Treadmill vs hiking for aerobic workouts

  • Creator
  • #43335


    I’m in Week 6 of the 24 week Mountaineering Plan. For the aerobic workouts as per the Plan, you need to maintain your HR in a certain range, like AeT minus 10 or 15. I’ve found that it’s much easier to maintain HR within specific ranges on a treadmill as opposed to hiking a mountain (at least the mountains I have easy access to). You can easily adjust the settings on the treadmill but on a trail you have to constantly go faster or slower to get your HR to be in that specific range. However, on the treadmill, I don’t get any elevation gain even with a 15% incline. On hiking trails, I get elevation gains, but HR is usually too low (usually around 90 on average – my AeT is 142). What’s the best strategy to get both HR and elevation gain?

  • Participant
    Rachel on #43337

    I increase my pace or the slope to up my HR. I’ll set a narrow HR zone on my watch, and run if needed (or slow to a crawl) to keep it in the range. But why don’t you get vert on the treadmill? 15% should result in elevation gain unless the treadmill is broken. Or are you not able to reach your vert goal?

    mzkarim on #43339

    My Garmin watch does not give any elevation gain for treadmill runs (see attachment) and the Training Peaks workout then shows 0 elevation gain. Maybe I could use a Stairclimber and calculate the elevation based on the number of steps or floors that the Stairclimber records? This would be for the workouts that require elevation, not the recovery ones.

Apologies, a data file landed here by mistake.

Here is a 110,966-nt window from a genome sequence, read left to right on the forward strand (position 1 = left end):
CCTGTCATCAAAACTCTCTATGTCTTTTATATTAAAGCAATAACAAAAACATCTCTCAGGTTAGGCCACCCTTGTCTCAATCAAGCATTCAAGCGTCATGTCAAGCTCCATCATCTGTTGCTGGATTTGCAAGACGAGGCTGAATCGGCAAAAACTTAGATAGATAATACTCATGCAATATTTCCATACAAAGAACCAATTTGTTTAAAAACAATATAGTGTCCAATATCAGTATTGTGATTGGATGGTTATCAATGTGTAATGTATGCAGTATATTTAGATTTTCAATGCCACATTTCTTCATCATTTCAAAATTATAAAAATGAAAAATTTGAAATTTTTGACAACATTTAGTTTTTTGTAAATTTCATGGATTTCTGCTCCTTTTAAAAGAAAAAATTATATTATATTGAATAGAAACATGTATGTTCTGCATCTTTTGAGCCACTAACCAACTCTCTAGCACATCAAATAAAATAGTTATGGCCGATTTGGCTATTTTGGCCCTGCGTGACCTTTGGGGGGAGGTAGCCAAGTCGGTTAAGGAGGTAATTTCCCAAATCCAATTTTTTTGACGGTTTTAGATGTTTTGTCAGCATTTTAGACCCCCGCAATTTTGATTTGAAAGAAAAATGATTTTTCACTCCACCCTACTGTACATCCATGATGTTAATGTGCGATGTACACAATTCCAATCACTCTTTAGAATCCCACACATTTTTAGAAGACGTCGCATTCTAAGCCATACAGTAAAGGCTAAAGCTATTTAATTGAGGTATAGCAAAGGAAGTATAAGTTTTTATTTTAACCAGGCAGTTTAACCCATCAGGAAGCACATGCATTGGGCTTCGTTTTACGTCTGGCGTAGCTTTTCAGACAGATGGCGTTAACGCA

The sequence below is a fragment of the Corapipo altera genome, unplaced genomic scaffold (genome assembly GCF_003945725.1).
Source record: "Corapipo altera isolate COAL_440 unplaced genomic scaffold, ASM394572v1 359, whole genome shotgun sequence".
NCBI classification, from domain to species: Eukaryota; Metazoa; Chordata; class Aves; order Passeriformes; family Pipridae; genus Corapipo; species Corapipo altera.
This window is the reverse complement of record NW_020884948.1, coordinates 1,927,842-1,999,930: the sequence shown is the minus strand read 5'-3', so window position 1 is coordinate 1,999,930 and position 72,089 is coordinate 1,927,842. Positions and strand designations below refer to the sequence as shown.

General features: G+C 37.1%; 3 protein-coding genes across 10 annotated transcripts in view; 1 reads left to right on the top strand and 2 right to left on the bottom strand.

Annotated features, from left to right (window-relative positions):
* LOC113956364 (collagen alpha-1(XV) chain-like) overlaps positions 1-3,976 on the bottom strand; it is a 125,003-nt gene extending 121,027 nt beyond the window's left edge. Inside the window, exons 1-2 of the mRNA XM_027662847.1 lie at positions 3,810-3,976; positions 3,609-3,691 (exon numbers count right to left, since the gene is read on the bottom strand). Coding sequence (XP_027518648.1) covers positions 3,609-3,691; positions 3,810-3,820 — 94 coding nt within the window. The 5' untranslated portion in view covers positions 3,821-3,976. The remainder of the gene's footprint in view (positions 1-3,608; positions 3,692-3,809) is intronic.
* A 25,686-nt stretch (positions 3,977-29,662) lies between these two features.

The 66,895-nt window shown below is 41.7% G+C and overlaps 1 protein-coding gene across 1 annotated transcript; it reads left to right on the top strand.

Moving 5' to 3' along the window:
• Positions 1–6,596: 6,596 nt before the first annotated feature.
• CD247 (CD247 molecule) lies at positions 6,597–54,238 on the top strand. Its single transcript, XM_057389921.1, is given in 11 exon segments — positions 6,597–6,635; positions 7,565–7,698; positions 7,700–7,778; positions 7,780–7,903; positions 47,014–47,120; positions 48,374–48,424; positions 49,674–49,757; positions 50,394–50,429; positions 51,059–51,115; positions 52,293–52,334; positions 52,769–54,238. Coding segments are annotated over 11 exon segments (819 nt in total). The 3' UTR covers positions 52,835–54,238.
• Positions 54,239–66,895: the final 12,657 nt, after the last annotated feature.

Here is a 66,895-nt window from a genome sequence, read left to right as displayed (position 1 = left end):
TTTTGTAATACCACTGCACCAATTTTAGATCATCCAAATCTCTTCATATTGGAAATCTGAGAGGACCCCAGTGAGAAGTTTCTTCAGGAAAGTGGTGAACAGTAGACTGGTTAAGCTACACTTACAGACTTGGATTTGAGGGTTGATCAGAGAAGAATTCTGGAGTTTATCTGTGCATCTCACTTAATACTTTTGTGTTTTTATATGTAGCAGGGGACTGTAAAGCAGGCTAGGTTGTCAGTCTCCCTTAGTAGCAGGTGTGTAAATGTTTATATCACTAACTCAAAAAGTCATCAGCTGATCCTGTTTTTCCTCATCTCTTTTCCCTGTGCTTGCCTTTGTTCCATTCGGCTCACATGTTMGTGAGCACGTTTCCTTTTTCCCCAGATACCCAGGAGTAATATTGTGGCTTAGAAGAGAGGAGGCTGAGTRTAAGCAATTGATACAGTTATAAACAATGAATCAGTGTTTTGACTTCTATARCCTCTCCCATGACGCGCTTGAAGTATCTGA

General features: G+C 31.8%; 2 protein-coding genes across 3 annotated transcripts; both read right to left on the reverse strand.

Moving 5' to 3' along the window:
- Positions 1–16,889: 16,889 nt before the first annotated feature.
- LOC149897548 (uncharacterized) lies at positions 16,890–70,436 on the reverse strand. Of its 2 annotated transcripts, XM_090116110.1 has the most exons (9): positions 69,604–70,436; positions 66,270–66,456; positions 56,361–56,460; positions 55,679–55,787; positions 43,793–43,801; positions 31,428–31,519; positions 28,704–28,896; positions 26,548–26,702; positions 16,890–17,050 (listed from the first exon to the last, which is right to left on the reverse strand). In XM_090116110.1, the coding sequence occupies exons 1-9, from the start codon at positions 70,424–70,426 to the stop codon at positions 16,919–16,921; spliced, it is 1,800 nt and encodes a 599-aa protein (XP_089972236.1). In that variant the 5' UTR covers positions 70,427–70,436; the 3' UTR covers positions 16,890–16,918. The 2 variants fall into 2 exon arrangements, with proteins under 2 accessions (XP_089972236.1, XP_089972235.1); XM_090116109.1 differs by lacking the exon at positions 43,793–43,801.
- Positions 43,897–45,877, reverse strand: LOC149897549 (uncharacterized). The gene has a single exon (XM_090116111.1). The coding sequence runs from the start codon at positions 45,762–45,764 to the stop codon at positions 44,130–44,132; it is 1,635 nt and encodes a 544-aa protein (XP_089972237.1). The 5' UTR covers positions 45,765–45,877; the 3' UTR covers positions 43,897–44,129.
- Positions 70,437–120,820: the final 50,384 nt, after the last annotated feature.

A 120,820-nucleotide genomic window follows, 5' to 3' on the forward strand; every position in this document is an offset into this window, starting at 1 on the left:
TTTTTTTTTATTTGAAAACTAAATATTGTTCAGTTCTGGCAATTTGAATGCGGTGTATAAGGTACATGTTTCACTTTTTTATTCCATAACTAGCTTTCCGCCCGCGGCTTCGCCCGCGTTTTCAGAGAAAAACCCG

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    mzkarim on #43343

    The above example was a 2-hour treadmill run at 15% incline, but no elevation was recorded.

    Dada on #43345

    mzkarim, you need ro calculate your elavation gain from the treadmill using a calculator 😉 and then edit your workouts.

    Good luck!

    mzkarim on #43346

    Thanks, Dada. How would I calculate elevation gain using a calculator?

    Rachel on #43347

    I usually snap a pic of the treadmill console so I can input everything into TP afterwards. I just googled and there are online calculators where you input grade and horizontal distance and it’ll spit out the elevation gain.

    mzkarim on #43348

    Wow, that was so easy! I’m getting almost 5,000 feet of elevation for my 2-hour, 6-mile treadmill runs. Thanks so much guys!

    Anonymous on #43465

    For miles: MILES x 5,280 x INCLINE_% = VERTICAL_FEET

    For km: KM x 1,000 x INCLINE_% = VERTICAL_M

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